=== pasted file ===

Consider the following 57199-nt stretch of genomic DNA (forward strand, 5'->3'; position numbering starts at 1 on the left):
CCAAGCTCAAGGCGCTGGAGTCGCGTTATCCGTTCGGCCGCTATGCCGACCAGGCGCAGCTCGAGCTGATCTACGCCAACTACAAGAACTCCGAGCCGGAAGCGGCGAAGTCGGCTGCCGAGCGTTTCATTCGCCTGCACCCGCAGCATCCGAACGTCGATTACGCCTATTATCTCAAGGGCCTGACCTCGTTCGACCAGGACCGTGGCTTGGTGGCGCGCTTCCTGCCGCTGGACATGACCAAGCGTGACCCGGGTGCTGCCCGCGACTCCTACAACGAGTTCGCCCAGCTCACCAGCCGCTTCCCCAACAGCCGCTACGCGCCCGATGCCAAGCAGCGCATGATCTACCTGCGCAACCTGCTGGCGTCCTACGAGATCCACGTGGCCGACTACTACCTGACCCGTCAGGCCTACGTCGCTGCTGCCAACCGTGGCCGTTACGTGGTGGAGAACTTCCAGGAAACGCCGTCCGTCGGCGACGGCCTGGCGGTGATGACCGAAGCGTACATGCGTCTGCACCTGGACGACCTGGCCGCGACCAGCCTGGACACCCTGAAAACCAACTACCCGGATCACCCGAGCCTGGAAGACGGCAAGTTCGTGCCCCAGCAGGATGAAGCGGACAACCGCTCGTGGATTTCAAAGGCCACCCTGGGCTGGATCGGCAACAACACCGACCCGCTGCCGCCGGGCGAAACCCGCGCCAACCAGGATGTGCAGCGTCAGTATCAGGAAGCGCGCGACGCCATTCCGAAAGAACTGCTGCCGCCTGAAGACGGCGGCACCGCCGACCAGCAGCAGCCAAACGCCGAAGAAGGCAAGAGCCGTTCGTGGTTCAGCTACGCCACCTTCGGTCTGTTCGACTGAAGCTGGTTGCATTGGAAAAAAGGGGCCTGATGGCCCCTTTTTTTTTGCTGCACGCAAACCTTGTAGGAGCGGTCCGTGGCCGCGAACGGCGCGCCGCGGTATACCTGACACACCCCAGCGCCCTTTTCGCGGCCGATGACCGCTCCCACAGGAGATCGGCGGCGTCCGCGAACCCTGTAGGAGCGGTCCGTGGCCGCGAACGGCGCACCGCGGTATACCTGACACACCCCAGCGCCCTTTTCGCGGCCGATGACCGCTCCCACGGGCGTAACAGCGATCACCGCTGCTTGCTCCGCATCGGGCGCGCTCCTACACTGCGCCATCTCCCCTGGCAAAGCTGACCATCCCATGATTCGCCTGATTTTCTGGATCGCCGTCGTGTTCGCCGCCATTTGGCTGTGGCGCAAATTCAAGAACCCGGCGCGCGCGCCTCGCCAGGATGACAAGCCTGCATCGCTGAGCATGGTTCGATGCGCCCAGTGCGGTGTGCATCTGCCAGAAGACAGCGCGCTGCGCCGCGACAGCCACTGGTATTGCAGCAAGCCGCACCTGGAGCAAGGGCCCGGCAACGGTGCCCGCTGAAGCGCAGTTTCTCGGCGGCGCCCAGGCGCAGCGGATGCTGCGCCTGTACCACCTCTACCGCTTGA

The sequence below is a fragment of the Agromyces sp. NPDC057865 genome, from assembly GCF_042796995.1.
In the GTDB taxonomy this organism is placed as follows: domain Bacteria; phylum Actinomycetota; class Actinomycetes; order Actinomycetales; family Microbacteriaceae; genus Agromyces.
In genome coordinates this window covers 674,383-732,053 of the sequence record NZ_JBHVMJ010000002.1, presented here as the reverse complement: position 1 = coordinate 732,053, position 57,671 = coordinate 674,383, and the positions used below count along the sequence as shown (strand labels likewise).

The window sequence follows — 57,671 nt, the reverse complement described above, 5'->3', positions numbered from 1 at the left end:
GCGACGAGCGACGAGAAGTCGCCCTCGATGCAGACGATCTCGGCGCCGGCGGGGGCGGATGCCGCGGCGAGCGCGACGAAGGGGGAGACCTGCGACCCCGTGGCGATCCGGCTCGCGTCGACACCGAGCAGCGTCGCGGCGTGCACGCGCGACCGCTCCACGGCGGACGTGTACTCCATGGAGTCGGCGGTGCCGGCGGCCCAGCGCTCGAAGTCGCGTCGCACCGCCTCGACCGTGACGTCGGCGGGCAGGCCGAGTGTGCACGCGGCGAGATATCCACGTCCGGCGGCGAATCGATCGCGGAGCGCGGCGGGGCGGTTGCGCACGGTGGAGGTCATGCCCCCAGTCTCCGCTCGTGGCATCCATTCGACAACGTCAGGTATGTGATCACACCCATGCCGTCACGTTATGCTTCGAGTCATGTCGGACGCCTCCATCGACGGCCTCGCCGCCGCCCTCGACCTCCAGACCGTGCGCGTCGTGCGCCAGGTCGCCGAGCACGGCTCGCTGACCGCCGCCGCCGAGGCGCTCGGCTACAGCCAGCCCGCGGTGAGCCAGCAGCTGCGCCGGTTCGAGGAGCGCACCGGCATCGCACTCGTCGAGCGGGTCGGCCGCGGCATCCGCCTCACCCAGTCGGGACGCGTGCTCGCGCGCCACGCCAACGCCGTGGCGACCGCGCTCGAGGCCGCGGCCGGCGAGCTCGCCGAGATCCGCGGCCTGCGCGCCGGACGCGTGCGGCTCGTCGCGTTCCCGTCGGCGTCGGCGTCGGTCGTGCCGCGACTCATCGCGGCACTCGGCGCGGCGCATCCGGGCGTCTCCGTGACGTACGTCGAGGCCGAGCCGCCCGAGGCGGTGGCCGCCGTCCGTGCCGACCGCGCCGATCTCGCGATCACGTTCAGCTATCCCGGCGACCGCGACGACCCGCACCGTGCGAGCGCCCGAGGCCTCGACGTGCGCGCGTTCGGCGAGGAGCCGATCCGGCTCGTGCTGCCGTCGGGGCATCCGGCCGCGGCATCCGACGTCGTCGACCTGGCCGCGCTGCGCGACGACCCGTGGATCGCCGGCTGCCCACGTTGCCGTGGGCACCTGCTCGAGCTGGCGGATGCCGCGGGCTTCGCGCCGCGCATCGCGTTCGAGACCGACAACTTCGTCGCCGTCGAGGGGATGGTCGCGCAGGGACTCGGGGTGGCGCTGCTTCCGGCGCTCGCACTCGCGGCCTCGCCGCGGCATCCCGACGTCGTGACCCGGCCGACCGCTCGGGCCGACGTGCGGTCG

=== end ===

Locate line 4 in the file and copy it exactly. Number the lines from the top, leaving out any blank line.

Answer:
In the GTDB taxonomy this organism is placed as follows: domain Bacteria; phylum Actinomycetota; class Actinomycetes; order Actinomycetales; family Microbacteriaceae; genus Agromyces.